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Green Stormwater Infrastructure was piloted in the Broadview neighborhood in northwest Seattle.
Banking on Green, a recent national report, finds that green infrastructure solutions like rain gardens save money and provide community benefits by managing stormwater where it falls. The report was released in April 2012 by the American Society of Landscape Architects (ASLA), American Rivers, the Water Environment Federation (WEF), and ECONorthwest.
The report’s top findings:
Seattle has been on the leading edge of Green Stormwater Infrastructure (GSI) for more than a decade. Simply put, it’s using green solutions to help reduce overflows by allowing stormwater to infiltrate slowly into the ground and cutting the volume of stormwater entering the system.
One of the most exciting aspects of Seattle’s 2010 CSO Reduction Plan (pdf) is the chance to pilot green solutions to reduce the amount of stormwater that enters the sewer system in the first place.
In a nutshell, the goal is to use green solutions to the maximum extent feasible to reduce CSOs. Green solutions control the sources of pollution by slowing, detaining, or retaining stormwater so that it does not carry runoff into nearby waterways. This reduces the volume and timing of flows into the system.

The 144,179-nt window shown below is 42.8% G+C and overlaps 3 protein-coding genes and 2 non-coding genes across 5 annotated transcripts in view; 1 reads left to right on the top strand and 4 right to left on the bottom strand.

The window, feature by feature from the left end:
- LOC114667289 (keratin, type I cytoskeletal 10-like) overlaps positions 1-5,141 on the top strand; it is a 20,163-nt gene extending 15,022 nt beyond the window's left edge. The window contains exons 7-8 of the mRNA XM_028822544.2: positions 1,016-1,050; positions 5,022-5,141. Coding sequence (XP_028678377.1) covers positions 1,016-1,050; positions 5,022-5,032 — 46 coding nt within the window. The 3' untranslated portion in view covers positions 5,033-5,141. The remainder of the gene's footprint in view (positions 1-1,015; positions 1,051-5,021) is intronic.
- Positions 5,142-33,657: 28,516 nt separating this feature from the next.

View a presentation about GSI for CSO reduction (pdf)
Seattle has experience with this approach through previous natural drainage projects and we will learn even more from the Ballard Natural Drainage, designed to replace hard surfaces with natural drainage areas that allow stormwater to gradually seep into the ground.
Green solutions won’t work in all areas because of Seattle’s hilly topography, the width of certain streets, and soil conditions, among other factors. GSI projects are anticipated in these drainage basins (pdf):
Seattle has also established RainWise to inform homeowners and businesses how to install GSI on their own properties.